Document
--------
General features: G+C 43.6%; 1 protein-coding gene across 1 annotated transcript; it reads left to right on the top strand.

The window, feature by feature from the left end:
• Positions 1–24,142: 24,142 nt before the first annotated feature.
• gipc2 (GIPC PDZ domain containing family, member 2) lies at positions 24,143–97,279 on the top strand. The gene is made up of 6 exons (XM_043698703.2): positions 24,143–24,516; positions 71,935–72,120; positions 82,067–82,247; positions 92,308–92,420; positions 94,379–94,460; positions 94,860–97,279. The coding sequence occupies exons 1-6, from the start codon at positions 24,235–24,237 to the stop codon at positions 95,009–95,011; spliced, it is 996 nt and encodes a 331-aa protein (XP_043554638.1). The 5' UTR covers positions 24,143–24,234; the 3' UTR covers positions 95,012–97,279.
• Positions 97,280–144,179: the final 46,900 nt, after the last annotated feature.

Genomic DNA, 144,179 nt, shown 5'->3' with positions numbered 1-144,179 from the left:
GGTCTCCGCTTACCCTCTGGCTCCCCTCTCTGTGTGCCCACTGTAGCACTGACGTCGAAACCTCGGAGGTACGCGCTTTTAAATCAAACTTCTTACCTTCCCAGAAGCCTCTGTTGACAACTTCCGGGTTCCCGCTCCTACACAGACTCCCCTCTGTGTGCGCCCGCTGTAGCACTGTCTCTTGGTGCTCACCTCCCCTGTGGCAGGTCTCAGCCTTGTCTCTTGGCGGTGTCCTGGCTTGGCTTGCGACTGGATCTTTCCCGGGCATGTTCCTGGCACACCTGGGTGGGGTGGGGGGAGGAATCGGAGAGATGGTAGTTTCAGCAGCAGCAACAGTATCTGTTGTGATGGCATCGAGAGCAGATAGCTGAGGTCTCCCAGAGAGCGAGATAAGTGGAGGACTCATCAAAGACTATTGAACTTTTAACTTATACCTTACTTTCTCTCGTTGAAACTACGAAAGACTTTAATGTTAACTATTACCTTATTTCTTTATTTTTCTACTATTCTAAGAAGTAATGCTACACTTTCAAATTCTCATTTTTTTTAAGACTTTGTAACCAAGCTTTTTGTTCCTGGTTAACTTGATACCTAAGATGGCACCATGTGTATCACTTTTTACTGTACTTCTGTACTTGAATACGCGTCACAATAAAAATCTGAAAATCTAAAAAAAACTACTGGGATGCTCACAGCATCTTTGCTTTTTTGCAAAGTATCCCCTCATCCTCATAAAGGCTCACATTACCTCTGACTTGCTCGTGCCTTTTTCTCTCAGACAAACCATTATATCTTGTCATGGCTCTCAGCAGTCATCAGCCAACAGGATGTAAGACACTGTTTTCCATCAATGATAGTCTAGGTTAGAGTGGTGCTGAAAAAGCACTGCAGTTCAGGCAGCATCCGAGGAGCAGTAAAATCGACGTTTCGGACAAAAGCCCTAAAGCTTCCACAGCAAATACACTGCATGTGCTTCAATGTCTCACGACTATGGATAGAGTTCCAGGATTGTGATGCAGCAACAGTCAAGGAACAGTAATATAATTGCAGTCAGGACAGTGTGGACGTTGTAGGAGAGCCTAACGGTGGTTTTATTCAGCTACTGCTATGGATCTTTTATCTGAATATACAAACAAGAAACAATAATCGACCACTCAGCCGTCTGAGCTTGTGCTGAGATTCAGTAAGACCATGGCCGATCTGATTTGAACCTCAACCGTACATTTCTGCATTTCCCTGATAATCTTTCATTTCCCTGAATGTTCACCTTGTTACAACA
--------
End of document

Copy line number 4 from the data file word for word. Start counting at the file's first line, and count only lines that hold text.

• gipc2 (GIPC PDZ domain containing family, member 2) lies at positions 24,143–97,279 on the top strand. The gene is made up of 6 exons (XM_043698703.2): positions 24,143–24,516; positions 71,935–72,120; positions 82,067–82,247; positions 92,308–92,420; positions 94,379–94,460; positions 94,860–97,279. The coding sequence occupies exons 1-6, from the start codon at positions 24,235–24,237 to the stop codon at positions 95,009–95,011; spliced, it is 996 nt and encodes a 331-aa protein (XP_043554638.1). The 5' UTR covers positions 24,143–24,234; the 3' UTR covers positions 95,012–97,279.